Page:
Why sales emails get ignored: common challenges and solutions

The average cold email response rate is less than one percent. That low response rate indicates that something about the traditional initial email isn’t working. So, how can sellers stop getting tuned out? By writing relevant, personalized emails to prospects. 

In a recent analysis of over 360,000 Outreach prospecting emails, our data science team confirmed what savvy sales already know to be true: Compared to high-volume “spray and pray” email tactics, highly personalized emails lead to better outcomes — including higher positive reply rates and more meetings booked.

Prospect emails with a degree of personalization consistently achieved higher positive reply rates and led to more meetings booked compared to less personalized emails. However, it's important to strike a balance, as there's a point where the returns on personalization start to diminish.

Focusing on two key areas for personalization is most effective for Outreach prospect emails: the introduction/hook and the value proposition. These are the areas where tailored messaging can make the biggest difference.

Low personalization email 

A low-personalization email is a generic email that lacks specific details about the recipient or their situation. It often uses a template or form letter approach with little to no customization. Low-personalization messages are best for higher-volume or lower-value persona lists.

Example: Low-personalization email

“I noticed you’re [taking X action] and thought we could connect…”

High personalization email

A high-personalization email goes beyond basic personalization like using the recipient's name. It demonstrates a deep understanding of the prospect's specific situation, pain points, and goals. It often references recent actions or behaviors of the prospect, showing that the sender has done their research. We recommend drafting highly personalized emails for your most valuable personas. The extra time it takes to write more detailed emails is more likely to pay off if they respond.

Example: High-personalization email

“Saw you’re [taking X action]. Are you worried about [X challenge]? We’ve helped [X type of company] like [similar example customer] create [outcome]. Would you like to learn how?”

How to implement a winning, repeatable email prospecting strategy 

Personalizing prospect emails isn’t a new strategy. However, many reps either don’t do it or don’t do it effectively, due to the time it takes. But it’s not for lack of trying: Hubspot claims that salespeople already spend 21% of their day writing emails.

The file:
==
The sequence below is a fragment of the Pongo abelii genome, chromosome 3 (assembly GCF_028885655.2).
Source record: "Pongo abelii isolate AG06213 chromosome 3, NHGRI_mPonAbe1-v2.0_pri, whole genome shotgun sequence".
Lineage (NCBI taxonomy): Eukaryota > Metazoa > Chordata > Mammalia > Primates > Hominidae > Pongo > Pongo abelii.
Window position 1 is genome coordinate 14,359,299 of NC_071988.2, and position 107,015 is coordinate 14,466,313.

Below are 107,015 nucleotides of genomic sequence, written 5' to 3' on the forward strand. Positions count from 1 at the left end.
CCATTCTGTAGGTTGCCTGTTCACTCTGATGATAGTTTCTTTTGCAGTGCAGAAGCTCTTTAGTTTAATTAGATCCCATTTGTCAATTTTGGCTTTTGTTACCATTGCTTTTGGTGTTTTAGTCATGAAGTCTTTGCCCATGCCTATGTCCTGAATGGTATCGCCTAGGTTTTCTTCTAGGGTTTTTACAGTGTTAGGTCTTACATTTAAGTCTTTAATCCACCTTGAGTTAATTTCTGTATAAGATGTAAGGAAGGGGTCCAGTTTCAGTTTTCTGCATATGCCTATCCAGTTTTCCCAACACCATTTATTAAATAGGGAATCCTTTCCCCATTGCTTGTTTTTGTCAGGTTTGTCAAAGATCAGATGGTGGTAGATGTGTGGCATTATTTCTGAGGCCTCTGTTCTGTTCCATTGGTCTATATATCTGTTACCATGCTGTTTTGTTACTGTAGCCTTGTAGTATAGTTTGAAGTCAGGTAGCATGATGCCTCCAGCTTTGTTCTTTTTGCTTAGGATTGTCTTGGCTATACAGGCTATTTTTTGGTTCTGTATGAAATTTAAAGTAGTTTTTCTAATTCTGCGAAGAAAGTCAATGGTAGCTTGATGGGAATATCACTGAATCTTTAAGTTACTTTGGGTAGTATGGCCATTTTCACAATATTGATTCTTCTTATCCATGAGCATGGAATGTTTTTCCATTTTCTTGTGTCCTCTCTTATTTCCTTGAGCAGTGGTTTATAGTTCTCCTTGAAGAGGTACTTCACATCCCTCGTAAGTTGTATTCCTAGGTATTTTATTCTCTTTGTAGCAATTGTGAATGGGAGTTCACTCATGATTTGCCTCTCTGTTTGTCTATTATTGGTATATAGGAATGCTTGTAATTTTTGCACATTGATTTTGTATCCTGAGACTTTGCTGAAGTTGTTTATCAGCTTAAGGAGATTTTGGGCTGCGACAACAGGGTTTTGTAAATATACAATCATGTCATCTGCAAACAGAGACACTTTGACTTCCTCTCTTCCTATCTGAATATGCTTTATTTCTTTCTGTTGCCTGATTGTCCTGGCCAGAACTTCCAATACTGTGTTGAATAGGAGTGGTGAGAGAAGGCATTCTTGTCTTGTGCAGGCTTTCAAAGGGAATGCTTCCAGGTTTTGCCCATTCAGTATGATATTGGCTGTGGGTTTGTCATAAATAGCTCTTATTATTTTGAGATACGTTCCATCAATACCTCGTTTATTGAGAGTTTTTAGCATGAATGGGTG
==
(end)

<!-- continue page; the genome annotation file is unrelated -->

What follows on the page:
Developing a thoughtful, tailored message takes time, and staring at an empty text window can feel daunting for any seller. Reps need the right tips and technology to get started so they can focus on crafting the message that buyers want to hear. 

Fortunately, the advent of generative AI allows sellers to quickly and easily generate a first draft so that they can focus on customizing, tailoring, and personalizing. 

People want to feel seen, heard, and understood in the emails reps send, even if they’ve never met before.
Angela Garinger, VP of Business Development, Outreach

Here’s how reps can use technology to streamline the personalization process.

1. Surface the right personalization points with sales tech and generative AI

A sales execution platform helps you gather data about your audience (i.e., the latest company news, social media, and essential details from the prospect’s personal LinkedIn page) without manual research, all in a single view. This information helps reps personalize emails with relevant facts about the prospect, company, or industry. 

Platforms that include generative AI allow reps to focus their time on personalization rather than drafting, allowing them to be more productive. That way, sellers act as editors rather than authors.

2. Create a playbook filled with sequences for email prospecting 

Sequences are a series of touchpoints built to drive deeper engagement with a prospect. Your Sales playbooks consist of best practices, common sequences, scenario-based workflows, and contextual messaging that salespeople need to create and close more deals faster. 

9-step example sequence that includes sending emails, making phone calls, and following up